State v. Harris

Annotate this Case

182 S.E.2d 364 (1971)

279 N.C. 307

STATE of North Carolina v. Henry Lee HARRIS.

No. 15.

Supreme Court of North Carolina.

July 30, 1971.

*366 Atty. Gen. Robert Morgan, Asst. Atty. Gen. Myron C. Banks, and Staff Atty. Ronald M. Price, Raleigh, for the State.

James J. Caldwell, Charlotte, for defendant appellant.

SHARP, Justice:

Defendant appeals upon the assumption that his warrantless arrest was without probable cause; that the accompanying search of his person was therefore illegal and the fruits of the search inadmissible in evidence against him. He concedes, ex necessitate, that if State's Exhibits 1 and 2 were admissible the case was properly submitted to the jury. State v. Bell, 270 N.C. 25, 153 S.E.2d 741.

"A police officer may search the person of one whom he has lawfully arrested as an incident of such arrest. * * * In the *367 course of such search, the officer may lawfully take from the person arrested any property which such person has about him and which is connected with the crime charged or which may be required as evidence thereof. If such article is otherwise competent, it may properly be introduced in evidence by the State." State v. Roberts, 276 N.C. 98, 102, 171 S.E.2d 440, 443. Accord, State v. Tippett, 270 N.C. 588, 155 S.E.2d 269. "Unquestionably, when a person is lawfully arrested, the police have the right, without a search warrant, to make a contemporaneous search of the person of the accused for weapons or for the fruits of or implements used to commit the crime." Preston v. United States, 376 U.S. 364, 367, 84 S. Ct. 881, 883, 11 L. Ed. 2d 777, 780. Accord, Chimel v. California, 395 U.S. 752, 762-763, 89 S. Ct. 2034, 2040, 23 L. Ed. 2d 685, 694.

Thus, the determinative question here is whether defendant was under lawful arrest at the time Officer Kirkpatrick searched him and found stolen property which had been recently removed from the Gilleland home. An arrest without warrant, except as authorized by statute, is illegal. State v. McCloud, 276 N.C. 518, 173 S.E.2d 753. G.S. § 15-41(2) authorizes a peace officer without warrant to arrest a person "when the officer has reasonable ground to believe that the person to be arrested has committed a felony and will evade arrest if not immediately taken into custody."

Probable cause and "reasonable ground to believe" are substantially equivalent terms. "Probable cause for an arrest has been defined to be a reasonable ground of suspicion, supported by circumstances sufficiently strong in themselves to warrant a cautious man in believing the accused to be guilty. * * * To establish probable cause the evidence need not amount to proof of guilt, or even to prima facie evidence of guilt, but it must be such as would actuate a reasonable man acting in good faith. One does not have probable cause unless he has information of facts which, if submitted to a magistrate, would require the issuance of an arrest warrant." 5 Am.Jur.2d Arrests § 44 (1962). "The existence of `probable cause,' justifying an arrest without a warrant, is determined by factual and practical considerations of everyday life on which reasonable and prudent men, not legal technicians, act. It is a pragmatic question to be determined in each case in the light of the particular circumstances and the particular offense involved." 5 Am.Jur.2d, supra, § 48. Accord, Brinegar v. United States, 338 U.S. 160, 175, 69 S. Ct. 1302, 1310, 93 L. Ed. 1879, 1890; State v. Roberts, supra; Carson v. Doggett and Ward v. Doggett, 231 N.C. 629, 58 S.E.2d 609.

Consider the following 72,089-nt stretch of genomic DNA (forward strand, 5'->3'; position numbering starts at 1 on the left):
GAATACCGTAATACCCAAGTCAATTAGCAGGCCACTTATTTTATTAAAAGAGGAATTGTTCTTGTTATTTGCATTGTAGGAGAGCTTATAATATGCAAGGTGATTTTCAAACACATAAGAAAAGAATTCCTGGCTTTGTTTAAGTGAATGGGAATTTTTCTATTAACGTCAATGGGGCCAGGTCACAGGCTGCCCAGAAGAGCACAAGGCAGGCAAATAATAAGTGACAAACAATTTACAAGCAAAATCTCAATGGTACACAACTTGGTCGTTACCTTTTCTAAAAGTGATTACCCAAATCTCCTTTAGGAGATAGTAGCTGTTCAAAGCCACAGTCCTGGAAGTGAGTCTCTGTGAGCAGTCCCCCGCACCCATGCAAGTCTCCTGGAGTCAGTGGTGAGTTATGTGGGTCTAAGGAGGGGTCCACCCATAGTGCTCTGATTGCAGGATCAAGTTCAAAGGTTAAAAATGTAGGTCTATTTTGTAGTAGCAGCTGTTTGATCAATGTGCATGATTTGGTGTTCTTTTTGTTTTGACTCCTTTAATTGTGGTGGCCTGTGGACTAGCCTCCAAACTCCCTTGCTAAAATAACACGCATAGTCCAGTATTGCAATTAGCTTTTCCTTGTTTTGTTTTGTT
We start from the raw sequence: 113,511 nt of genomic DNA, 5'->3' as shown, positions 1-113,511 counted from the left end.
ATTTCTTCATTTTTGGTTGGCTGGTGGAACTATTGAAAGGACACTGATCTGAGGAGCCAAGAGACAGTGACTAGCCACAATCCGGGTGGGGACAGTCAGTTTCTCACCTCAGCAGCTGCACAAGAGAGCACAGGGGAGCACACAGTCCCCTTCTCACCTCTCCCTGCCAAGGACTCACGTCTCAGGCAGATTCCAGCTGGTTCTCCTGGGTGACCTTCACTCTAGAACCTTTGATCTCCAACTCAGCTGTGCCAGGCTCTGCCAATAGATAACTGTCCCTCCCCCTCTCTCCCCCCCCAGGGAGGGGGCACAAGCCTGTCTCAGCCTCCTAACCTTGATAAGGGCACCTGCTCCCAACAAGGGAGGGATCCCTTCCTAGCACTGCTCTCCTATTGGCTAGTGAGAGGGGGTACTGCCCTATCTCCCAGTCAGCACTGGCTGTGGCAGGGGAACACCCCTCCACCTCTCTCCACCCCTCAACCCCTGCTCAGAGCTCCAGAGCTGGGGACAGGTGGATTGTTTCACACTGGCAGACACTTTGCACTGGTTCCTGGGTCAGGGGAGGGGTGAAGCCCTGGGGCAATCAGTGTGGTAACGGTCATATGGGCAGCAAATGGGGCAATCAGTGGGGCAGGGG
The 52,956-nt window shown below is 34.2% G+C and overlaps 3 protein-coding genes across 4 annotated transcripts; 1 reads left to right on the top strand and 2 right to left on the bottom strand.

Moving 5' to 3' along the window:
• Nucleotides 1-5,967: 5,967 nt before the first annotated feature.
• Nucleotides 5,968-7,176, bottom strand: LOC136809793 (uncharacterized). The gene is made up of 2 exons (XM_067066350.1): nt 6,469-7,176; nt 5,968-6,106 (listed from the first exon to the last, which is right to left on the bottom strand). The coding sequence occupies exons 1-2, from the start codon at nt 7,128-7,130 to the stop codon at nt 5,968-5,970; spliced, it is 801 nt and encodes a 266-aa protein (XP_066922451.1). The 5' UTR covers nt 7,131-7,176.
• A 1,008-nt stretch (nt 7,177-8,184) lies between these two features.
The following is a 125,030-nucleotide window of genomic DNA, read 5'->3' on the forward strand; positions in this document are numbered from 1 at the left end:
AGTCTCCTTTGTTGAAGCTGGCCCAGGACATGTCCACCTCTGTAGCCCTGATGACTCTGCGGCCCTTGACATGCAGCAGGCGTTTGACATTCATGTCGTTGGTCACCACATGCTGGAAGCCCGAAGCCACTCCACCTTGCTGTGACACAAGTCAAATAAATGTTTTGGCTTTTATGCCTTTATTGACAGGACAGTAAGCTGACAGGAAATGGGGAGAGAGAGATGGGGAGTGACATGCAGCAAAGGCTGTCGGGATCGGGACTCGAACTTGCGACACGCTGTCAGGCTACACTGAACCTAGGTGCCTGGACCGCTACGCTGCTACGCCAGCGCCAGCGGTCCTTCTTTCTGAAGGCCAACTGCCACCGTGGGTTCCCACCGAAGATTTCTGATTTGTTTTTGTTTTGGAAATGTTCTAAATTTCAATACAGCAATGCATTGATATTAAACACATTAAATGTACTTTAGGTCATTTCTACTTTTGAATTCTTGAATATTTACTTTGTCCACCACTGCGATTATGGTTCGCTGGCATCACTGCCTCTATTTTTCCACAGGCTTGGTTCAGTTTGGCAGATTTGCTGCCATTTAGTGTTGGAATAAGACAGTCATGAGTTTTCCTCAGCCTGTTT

The facts, which Judge Beal found on voir dire, were amply supported by competent evidence in the record, and are binding on us. State v. Gray, 268 N.C. 69, 150 S.E.2d 1. They disclose that the following factual and practical considerations actuated Officer Kirkpatrick to arrest defendant: (1) Between 3:00 and 3:45 p. m. one or more persons feloniously broke and entered the Gilleland home and feloniously took and carried away therefrom two televisions, one radio, coins, jewelry, and other property of value. (2) Back of the Gilleland home, outside the fence, which appeared to have been "mashed down," Kirkpatrick found footprints which led into a wooded area. (3) He followed the tracks into the woods, searched the area, and found the two stolen TV's and the radio beneath a tree and some bushes. (4) About four hours later, shortly after dark, he saw defendant enter the area by a path which he followed a short distance and then went off the path to the point where Kirkpatrick had found the televisions and radio. (5) After looking around defendant retraced his steps, leaving the area the way he had come.

In our opinion these facts would warrant legal technicians, as well as reasonable and prudent laymen, in believing defendant to be guilty of the crimes of felonious breaking and entering and felonious larceny. We hold that Officer Kirkpatrick had reasonable *368 ground upon which to believe that defendant had committed the two felonies for which he was subsequently indicted; that he would evade arrest if not immediately taken into custody; and that the search of his person (which produced positive evidence of his guilt) was legal. Defendant's contentions that the trial court erred in its findings of fact on voir dire and that the facts found do not support the court's conclusions are without merit. Defendant's other contentions, fully discussed in the opinion of the Court of Appeals, are likewise untenable.

In the decision of the Court of Appeals we find

No error.